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Woman Diagnosed With Rare Disease Starts to Lose Hope. She Says Love Helped Turn Things Around

Olivia Satala
Screenshot/Fox 17

For Olivia Satala, love didn’t just change her life. It saved it.

As Fox 17 reports, in December of last year, the 22-year-old from Grand Rapids, Michigan, was a healthy college student studying for exams. That’s when she suddenly began getting strange symptoms.

“I was working, going to school, and I was finishing finals and noticed tingling in my fingertips. I assumed it was just from all the writing I was doing taking notes and studying,” Satala said.

From that first tingling sensation, things rapidly got worse.

“I was waking up with complete numbness of my feet, and from there, I had pounding headaches,” she told WOOD News. “Everything just started going down.”

Satala went to the doctor, but they couldn’t seem to address the increasing pain she was going through. She told Fox 17 that doctors thought at first it was a migraine, but “the next day I would be on the phone with my parents crying and saying, ‘I wanna die, I don’t wanna live through this, I’m in so much pain!'”

Finally, after five visits to the doctor, Satala was admitted to the hospital and diagnosed with Guillain-Barré syndrome, a rare disorder in which the immune system attacks the peripheral nervous system.

According to the National Institutes of Health, the severity of Guillain-Barré syndrome can vary from mild cases of weakness to severe paralysis where the victim cannot breathe independently. The cause of Guillain-Barré is unknown, and it can strike anyone at any age, though it is more frequent in adults and older people.

Early symptoms of Guillain-Barré syndrome include unexplained sensations like tingling in the hands and feet that grow into muscle weakness. Other symptoms include severe pain, coordination issues, abnormal heart rate, digestion issues, difficulty swallowing, speaking or eating, vision problems, and the feeling of “pins and needles” in the hands or feet.

Symptoms can intensify over days and weeks. When very severe, the person may be fully paralyzed, and the disorder can become life-threatening.

The majority of those with Guillain-Barré syndrome eventually have a full recovery. However, the recovery process can be slow and may take years.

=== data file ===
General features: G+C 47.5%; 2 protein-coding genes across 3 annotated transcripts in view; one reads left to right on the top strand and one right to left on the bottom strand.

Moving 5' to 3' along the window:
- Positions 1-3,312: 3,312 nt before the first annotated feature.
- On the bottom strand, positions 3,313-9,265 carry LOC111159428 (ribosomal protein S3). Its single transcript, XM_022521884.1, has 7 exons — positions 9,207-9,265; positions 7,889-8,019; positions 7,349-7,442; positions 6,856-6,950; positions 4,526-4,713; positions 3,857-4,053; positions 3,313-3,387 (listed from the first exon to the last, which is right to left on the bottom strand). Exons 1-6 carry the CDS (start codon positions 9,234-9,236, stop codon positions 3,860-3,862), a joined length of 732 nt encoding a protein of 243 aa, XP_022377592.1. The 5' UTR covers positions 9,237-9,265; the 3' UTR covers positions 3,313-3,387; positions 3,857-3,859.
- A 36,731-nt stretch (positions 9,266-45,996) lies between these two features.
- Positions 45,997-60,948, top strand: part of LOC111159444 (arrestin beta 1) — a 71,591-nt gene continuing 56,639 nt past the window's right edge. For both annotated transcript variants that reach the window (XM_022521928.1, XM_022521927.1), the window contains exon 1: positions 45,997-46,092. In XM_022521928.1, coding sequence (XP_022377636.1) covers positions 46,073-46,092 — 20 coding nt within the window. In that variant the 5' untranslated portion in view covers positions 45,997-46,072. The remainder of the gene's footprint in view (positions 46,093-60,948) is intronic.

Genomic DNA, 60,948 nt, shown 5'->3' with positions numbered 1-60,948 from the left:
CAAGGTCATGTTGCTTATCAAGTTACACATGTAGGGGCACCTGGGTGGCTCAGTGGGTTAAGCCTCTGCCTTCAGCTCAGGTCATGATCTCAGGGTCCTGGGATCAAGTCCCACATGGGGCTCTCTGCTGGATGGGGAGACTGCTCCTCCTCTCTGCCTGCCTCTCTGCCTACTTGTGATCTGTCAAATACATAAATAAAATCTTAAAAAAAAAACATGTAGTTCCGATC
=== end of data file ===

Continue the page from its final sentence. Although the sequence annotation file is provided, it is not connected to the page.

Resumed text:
After Satala was diagnosed with Guillain-Barré syndrome, her condition continued to deteriorate. On New Year’s Eve, she had a seizure and went into respiratory failure. As she told WOOD:

“I pretty much blacked out and woke up New Year’s Day in the ICU with a ventilator. I had been intubated. I didn’t know what happened. … I was essentially paralyzed from my lower eyelids down.”

Satala survived and was sent to Mary Free Bed Rehabilitation Hospital to work on her recovery. But her rehabilitation was going badly. That’s when her long-term boyfriend, Devan Jaime, decided to give her something more to work for.

Jaime had been by Satala’s side through her entire illness. As he explained to Fox 17:

“It’s not like I wanted to be home because it’s not home without her there, so I always just wanted to be with her.”

It had been a difficult day in Satala’s rehabilitation, and she was starting to get discouraged.

“She didn’t quite understand why I was doing what I was doing, so I decided to show her,” Jaime told Fox 17.

So he asked her to marry him.

“I just wanted to prove that I was going to be by her side and I was going to be there fighting with her the whole time,” he told WOOD.

Satala said that she’d just had “a pretty intense, emotional breakdown, like hitting a low point,” when Jaime proposed. But the proposal had an immediate effect:

“I didn’t want to do anything anymore, I didn’t think I was getting better and then within five minutes I was like, ‘Well let’s get started!'”

From that moment, Satala began to improve dramatically. In a little more than a month, she was able to leave the rehabilitation hospital. She says her goal is to be able to walk down the aisle at her wedding in October 2020.

Satala’s doctor told WOOD that he noticed the change in his patient. He added that a patient’s state of mind can make a real difference: “[With] no hope, [there’s] no future. We have to have hopes.”

Now, Satala credits Jaime’s love and dedication for helping her overcome Guillain-Barré syndrome.

“Means that he loves me,” she told WOOD. “I guess that’s what you do when you love someone.”

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